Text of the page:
What is the significance of Polonius's advice to Laertes in Shakespeare's Hamlet?

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There are two views to this speech to Laertes ( Hamlet, I,iii).  The first is an obvious comparison with Hamlet.  His father is dead and cannot give Hamlet advice, except as a ghost, while Laertes has his father still alive (at least for a few more scenes).  If taken literally, the advice is standard father-son talk, a little pompous (“Neither a borrower nor a lender be”) and not carefully listened to.  A far more interesting view is that Polonius is giving advice that...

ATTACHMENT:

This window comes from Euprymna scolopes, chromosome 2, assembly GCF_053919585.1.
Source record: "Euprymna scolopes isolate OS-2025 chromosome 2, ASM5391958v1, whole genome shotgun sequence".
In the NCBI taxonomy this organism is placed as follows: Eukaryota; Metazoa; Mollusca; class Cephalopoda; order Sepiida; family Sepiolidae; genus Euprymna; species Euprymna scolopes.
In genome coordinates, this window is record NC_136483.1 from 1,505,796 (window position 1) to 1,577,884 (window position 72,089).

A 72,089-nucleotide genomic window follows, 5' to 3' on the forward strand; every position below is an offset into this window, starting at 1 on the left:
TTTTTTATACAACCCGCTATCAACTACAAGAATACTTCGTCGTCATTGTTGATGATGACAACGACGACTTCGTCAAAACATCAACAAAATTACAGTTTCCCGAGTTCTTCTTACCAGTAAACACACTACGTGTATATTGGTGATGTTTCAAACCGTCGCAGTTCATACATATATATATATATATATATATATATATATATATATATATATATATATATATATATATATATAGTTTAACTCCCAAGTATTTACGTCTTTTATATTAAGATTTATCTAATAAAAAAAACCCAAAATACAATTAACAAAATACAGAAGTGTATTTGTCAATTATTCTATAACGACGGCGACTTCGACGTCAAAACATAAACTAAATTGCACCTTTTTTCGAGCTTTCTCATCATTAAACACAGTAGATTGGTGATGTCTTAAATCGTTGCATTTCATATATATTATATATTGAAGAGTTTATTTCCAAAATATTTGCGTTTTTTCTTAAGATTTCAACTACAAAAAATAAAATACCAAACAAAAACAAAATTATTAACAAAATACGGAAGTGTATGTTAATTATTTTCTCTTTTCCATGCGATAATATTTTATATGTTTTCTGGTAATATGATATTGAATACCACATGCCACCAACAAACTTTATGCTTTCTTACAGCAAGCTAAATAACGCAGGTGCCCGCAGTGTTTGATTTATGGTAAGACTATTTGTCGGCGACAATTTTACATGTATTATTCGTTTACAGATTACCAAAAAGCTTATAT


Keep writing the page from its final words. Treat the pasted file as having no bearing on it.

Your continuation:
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cgriffith1995 | Student

That he should stick to his studies.  Have fun, but not too much fun.  And not to get into fights.